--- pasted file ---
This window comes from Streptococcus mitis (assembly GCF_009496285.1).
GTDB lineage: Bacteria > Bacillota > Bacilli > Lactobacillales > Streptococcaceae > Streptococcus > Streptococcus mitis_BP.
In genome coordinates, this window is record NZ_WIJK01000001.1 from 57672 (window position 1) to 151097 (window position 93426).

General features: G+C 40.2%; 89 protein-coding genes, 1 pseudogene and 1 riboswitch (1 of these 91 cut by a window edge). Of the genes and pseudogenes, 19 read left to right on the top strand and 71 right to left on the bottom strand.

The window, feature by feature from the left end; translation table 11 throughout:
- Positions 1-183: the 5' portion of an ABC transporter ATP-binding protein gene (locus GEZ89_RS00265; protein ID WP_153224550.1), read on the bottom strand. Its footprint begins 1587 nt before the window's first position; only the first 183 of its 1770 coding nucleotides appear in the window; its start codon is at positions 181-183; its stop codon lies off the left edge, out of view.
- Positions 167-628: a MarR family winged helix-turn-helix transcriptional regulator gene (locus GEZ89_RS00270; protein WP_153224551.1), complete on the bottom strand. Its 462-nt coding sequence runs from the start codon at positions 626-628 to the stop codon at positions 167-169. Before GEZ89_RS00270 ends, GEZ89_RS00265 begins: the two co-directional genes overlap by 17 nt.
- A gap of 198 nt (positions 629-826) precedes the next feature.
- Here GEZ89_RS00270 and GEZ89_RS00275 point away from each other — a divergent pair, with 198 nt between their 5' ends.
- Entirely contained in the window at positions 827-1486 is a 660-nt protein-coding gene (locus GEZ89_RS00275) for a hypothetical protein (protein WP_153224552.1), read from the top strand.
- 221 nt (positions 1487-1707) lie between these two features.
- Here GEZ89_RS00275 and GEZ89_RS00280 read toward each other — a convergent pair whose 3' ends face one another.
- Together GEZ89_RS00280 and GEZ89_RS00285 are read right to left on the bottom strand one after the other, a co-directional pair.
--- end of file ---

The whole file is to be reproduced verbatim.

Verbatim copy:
This window comes from Streptococcus mitis (assembly GCF_009496285.1).
GTDB lineage: Bacteria > Bacillota > Bacilli > Lactobacillales > Streptococcaceae > Streptococcus > Streptococcus mitis_BP.
In genome coordinates, this window is record NZ_WIJK01000001.1 from 57672 (window position 1) to 151097 (window position 93426).

General features: G+C 40.2%; 89 protein-coding genes, 1 pseudogene and 1 riboswitch (1 of these 91 cut by a window edge). Of the genes and pseudogenes, 19 read left to right on the top strand and 71 right to left on the bottom strand.

The window, feature by feature from the left end; translation table 11 throughout:
- Positions 1-183: the 5' portion of an ABC transporter ATP-binding protein gene (locus GEZ89_RS00265; protein ID WP_153224550.1), read on the bottom strand. Its footprint begins 1587 nt before the window's first position; only the first 183 of its 1770 coding nucleotides appear in the window; its start codon is at positions 181-183; its stop codon lies off the left edge, out of view.
- Positions 167-628: a MarR family winged helix-turn-helix transcriptional regulator gene (locus GEZ89_RS00270; protein WP_153224551.1), complete on the bottom strand. Its 462-nt coding sequence runs from the start codon at positions 626-628 to the stop codon at positions 167-169. Before GEZ89_RS00270 ends, GEZ89_RS00265 begins: the two co-directional genes overlap by 17 nt.
- A gap of 198 nt (positions 629-826) precedes the next feature.
- Here GEZ89_RS00270 and GEZ89_RS00275 point away from each other — a divergent pair, with 198 nt between their 5' ends.
- Entirely contained in the window at positions 827-1486 is a 660-nt protein-coding gene (locus GEZ89_RS00275) for a hypothetical protein (protein WP_153224552.1), read from the top strand.
- 221 nt (positions 1487-1707) lie between these two features.
- Here GEZ89_RS00275 and GEZ89_RS00280 read toward each other — a convergent pair whose 3' ends face one another.
- Together GEZ89_RS00280 and GEZ89_RS00285 are read right to left on the bottom strand one after the other, a co-directional pair.